About The Gazette Search Back Issues Contact Us    
The newspaper of The Johns Hopkins University January 7, 2008 | Vol. 37 No. 16
Getting Down to Business

In his first week on the job, Yash Gupta tours the Homewood campus with new JHU colleagues Pam Cranston, Sally O'Brien and Page Barnes (rear).
Photo by Jay VanRensselaer / HIPS

Yash Gupta, dean of Carey School, lays out vision for first year

By Greg Rienzi
The Gazette

Yash Gupta says he doesn't play basketball, but he understands teamwork and chemistry.

Sitting in his office in Homewood's Shaffer Hall on day one of his tenure as inaugural dean of the new Carey Business School, Gupta rhetorically asks why it is that a team wins one day and loses the next against the same opponent?

"Chemistry. They just didn't have it. You need to create a rhythm and keep it going," says Gupta, a man who exudes both enthusiasm and optimism.

He was talking about how to manage people in a business, but he just as easily could be referring to the daunting task that lies before him: taking the helm of a startup and turning it into one of the most innovative and prominent schools of business in the world.

How does one start this process? He listens, a lot.

Gupta's appointment calendar for the next two months is already bursting with meetings with students, faculty, directors and deans. He says he wants feedback to help shape the school's curriculum and guide what he calls "the planning process," a period of four to five months that will ultimately result in a mission statement. This statement, he says, will clearly articulate the vision for the new school and a strategy for reaching milestones.

"I want to be able to communicate what the school will look like, what form it will take," says Gupta, who before joining Johns Hopkins spent 14 years as dean of three prominent, established business schools. He most recently served as dean of the University of Southern California's Marshall School of Business, from 2004 to 2006. Gupta also headed the University of Washington Business School and the College of Business and Administration at the University of Colorado at Denver.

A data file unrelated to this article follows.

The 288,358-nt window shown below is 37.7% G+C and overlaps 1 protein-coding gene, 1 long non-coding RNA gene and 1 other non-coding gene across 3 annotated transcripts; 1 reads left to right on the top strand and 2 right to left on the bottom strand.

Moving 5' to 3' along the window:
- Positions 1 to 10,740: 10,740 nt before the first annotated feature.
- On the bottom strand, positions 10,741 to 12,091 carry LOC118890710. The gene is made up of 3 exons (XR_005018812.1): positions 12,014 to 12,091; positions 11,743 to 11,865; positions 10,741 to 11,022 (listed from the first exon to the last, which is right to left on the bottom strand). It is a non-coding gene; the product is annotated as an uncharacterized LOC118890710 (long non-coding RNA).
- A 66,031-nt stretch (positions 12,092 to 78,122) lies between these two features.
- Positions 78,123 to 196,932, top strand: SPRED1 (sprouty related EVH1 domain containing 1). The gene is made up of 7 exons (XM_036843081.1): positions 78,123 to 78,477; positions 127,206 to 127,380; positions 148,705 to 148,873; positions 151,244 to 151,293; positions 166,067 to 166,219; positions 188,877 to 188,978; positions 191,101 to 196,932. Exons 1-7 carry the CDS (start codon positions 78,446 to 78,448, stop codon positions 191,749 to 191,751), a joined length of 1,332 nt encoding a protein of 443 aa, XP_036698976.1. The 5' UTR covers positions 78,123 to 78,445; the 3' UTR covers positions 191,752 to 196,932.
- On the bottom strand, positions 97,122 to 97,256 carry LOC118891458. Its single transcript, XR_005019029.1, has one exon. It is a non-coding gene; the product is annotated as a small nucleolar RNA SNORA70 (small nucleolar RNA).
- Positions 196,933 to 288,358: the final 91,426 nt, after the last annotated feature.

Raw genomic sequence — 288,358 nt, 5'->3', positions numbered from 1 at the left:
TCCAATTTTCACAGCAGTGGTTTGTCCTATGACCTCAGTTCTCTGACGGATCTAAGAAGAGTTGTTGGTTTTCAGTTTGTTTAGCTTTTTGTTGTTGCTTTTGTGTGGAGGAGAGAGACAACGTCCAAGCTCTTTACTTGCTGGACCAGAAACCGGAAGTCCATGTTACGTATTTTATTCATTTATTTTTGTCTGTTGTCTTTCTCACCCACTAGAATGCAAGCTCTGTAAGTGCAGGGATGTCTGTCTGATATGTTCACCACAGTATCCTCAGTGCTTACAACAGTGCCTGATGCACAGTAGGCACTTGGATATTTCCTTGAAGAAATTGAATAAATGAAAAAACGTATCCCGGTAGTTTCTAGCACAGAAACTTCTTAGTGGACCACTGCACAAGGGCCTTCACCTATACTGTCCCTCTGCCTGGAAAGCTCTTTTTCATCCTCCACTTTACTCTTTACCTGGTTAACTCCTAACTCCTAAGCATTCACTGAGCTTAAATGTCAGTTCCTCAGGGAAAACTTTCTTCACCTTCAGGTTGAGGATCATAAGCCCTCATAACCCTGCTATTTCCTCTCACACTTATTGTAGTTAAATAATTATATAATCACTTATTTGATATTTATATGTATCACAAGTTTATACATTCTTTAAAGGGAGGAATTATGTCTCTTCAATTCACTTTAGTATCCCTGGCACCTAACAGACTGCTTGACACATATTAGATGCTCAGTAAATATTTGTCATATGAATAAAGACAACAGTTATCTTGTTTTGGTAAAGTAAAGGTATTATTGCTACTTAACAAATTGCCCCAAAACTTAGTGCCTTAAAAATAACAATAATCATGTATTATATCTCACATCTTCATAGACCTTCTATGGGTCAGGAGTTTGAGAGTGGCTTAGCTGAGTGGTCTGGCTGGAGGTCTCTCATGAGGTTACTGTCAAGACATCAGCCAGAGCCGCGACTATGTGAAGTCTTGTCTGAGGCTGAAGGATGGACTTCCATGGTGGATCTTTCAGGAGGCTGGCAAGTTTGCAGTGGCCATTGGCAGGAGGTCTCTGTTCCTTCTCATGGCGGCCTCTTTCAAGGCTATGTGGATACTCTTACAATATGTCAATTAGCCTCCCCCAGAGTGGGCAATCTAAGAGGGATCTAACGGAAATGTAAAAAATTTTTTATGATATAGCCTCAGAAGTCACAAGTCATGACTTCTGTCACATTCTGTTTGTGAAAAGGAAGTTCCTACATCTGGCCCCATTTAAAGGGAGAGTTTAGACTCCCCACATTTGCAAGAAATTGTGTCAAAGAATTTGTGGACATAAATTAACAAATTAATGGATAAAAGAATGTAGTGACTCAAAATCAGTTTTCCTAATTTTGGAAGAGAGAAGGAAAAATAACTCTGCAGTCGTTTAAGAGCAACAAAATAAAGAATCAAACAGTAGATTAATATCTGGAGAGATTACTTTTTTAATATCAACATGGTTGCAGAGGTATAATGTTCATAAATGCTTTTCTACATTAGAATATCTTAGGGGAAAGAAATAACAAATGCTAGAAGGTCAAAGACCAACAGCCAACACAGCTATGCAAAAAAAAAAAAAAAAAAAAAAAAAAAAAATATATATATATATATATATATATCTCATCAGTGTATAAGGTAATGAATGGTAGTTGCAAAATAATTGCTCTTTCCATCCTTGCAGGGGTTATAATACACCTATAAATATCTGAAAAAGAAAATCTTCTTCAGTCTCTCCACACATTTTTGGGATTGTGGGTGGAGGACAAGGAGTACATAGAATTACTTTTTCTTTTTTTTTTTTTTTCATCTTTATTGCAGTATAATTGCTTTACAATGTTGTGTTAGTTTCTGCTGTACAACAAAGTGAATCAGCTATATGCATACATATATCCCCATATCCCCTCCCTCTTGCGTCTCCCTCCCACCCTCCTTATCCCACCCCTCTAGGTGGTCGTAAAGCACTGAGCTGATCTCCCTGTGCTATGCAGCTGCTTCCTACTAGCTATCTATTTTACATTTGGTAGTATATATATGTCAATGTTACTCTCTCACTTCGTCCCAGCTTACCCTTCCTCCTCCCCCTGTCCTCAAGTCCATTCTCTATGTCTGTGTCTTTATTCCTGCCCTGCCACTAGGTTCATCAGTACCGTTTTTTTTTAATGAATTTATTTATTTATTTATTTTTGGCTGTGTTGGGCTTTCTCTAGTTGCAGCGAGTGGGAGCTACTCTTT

Gupta's first week at Johns Hopkins, not unexpectedly, was a hectic one. He attended dozens of meetings, all amid "housekeeping" matters such as getting his J-Card and going over his university benefits with a human resources representative. There was also an informal welcome breakfast — a chance to meet and greet Carey Business School staff in Shaffer Hall — and a condensed tour of the Homewood campus.

The Carey Business School, built on a tradition of business education at Johns Hopkins that dates to 1916, was launched last January on the strength of a $50 million gift from trustee emeritus William Polk Carey through his W.P. Carey Foundation. The new school already collaborates with other Johns Hopkins divisions to offer, for instance, joint master's/MBA programs in biotechnology; nursing; public health; communication, information and telecommunications systems; and government.

Gupta anticipates more such collaboration in the future and is eager to start building relationships with other deans and directors. He says the university aims to build a school that purposefully teaches students not only business skills but also critical cross-disciplinary knowledge taught in other Johns Hopkins divisions.

"I want to see what we can do together," Gupta says. "These are top-notch schools, so why wouldn't we want to hitch our car to their wagon? We are the new kids on the block, and we need help from these schools. From liberal arts here we can learn mental flexibility, from engineering we can gain technical understanding, and from medicine we can get health care knowledge. I see us building upon the strengths at Johns Hopkins to create something unique, not copying what others have done."

Gupta says that year one of his tenure will focus heavily on recruiting world-class faculty, a process that has already begun.

"Our faculty must reflect Johns Hopkins' quality and support the brand," he says. "We must be outstanding in this regard, and I'm dedicated to this goal."

Gupta also wants to help recruit an "outstanding" advisory board that will include luminaries from the business world.

"I see this as very critical to our future and success," he says. "These will be people who will help provide leadership and vision."

In terms of curriculum, Gupta says his meetings with faculty and students will start to bring into focus what elements need to stay, what need to go and what need to be added.

He did say, however, that the curriculum would likely reflect what he describes as three major trends in business education: globalization, the business of knowledge/innovation and changes in world demographics.

He points to the year 2050, when the world population is expected to reach 9.5 billion people.

"How will we deal with this large workforce, and provide services for this number of customers, the majority of which will be outside the United States? These are questions we need to be asking," he says. "And innovation is very important. How can we take new ideas and make the most of them? How do you perpetuate innovation? This is some of what we need to be teaching."

Gupta says that he realizes much work lies ahead to get where the school wants to go. Asked if people should be patient, Gupta laughs and says he would never ask that. "No, we're in a hurry," he says. "Well, as much in a hurry as you can be in academia."


The Gazette | The Johns Hopkins University | Suite 540 | 901 S. Bond St. | Baltimore, MD 21231 | 443-287-9900 |